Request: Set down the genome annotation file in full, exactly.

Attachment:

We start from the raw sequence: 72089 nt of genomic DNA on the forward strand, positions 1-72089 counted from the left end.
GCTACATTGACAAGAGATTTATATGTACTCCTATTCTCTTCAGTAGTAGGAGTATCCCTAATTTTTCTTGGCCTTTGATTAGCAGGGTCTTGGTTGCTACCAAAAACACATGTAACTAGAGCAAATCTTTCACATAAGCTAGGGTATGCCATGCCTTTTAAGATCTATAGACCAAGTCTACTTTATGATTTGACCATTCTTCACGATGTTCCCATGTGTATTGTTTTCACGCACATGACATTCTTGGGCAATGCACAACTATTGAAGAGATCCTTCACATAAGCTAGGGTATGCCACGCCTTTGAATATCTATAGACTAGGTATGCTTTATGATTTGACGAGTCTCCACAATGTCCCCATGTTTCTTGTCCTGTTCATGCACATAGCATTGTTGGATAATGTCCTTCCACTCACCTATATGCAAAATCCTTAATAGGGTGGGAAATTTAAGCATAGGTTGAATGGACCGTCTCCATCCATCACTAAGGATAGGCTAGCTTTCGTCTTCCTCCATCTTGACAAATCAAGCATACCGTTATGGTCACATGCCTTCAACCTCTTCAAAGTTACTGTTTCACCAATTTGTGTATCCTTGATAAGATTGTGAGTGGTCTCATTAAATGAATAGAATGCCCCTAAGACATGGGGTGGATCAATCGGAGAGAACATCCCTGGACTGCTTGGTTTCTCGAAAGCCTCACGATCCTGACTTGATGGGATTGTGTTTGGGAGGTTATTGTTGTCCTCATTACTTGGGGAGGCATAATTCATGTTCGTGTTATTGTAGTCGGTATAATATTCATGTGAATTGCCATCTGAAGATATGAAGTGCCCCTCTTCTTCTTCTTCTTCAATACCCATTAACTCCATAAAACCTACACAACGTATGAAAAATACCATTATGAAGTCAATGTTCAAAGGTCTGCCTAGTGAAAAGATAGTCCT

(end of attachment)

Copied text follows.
We start from the raw sequence: 72089 nt of genomic DNA on the forward strand, positions 1-72089 counted from the left end.
GCTACATTGACAAGAGATTTATATGTACTCCTATTCTCTTCAGTAGTAGGAGTATCCCTAATTTTTCTTGGCCTTTGATTAGCAGGGTCTTGGTTGCTACCAAAAACACATGTAACTAGAGCAAATCTTTCACATAAGCTAGGGTATGCCATGCCTTTTAAGATCTATAGACCAAGTCTACTTTATGATTTGACCATTCTTCACGATGTTCCCATGTGTATTGTTTTCACGCACATGACATTCTTGGGCAATGCACAACTATTGAAGAGATCCTTCACATAAGCTAGGGTATGCCACGCCTTTGAATATCTATAGACTAGGTATGCTTTATGATTTGACGAGTCTCCACAATGTCCCCATGTTTCTTGTCCTGTTCATGCACATAGCATTGTTGGATAATGTCCTTCCACTCACCTATATGCAAAATCCTTAATAGGGTGGGAAATTTAAGCATAGGTTGAATGGACCGTCTCCATCCATCACTAAGGATAGGCTAGCTTTCGTCTTCCTCCATCTTGACAAATCAAGCATACCGTTATGGTCACATGCCTTCAACCTCTTCAAAGTTACTGTTTCACCAATTTGTGTATCCTTGATAAGATTGTGAGTGGTCTCATTAAATGAATAGAATGCCCCTAAGACATGGGGTGGATCAATCGGAGAGAACATCCCTGGACTGCTTGGTTTCTCGAAAGCCTCACGATCCTGACTTGATGGGATTGTGTTTGGGAGGTTATTGTTGTCCTCATTACTTGGGGAGGCATAATTCATGTTCGTGTTATTGTAGTCGGTATAATATTCATGTGAATTGCCATCTGAAGATATGAAGTGCCCCTCTTCTTCTTCTTCTTCAATACCCATTAACTCCATAAAACCTACACAACGTATGAAAAATACCATTATGAAGTCAATGTTCAAAGGTCTGCCTAGTGAAAAGATAGTCCT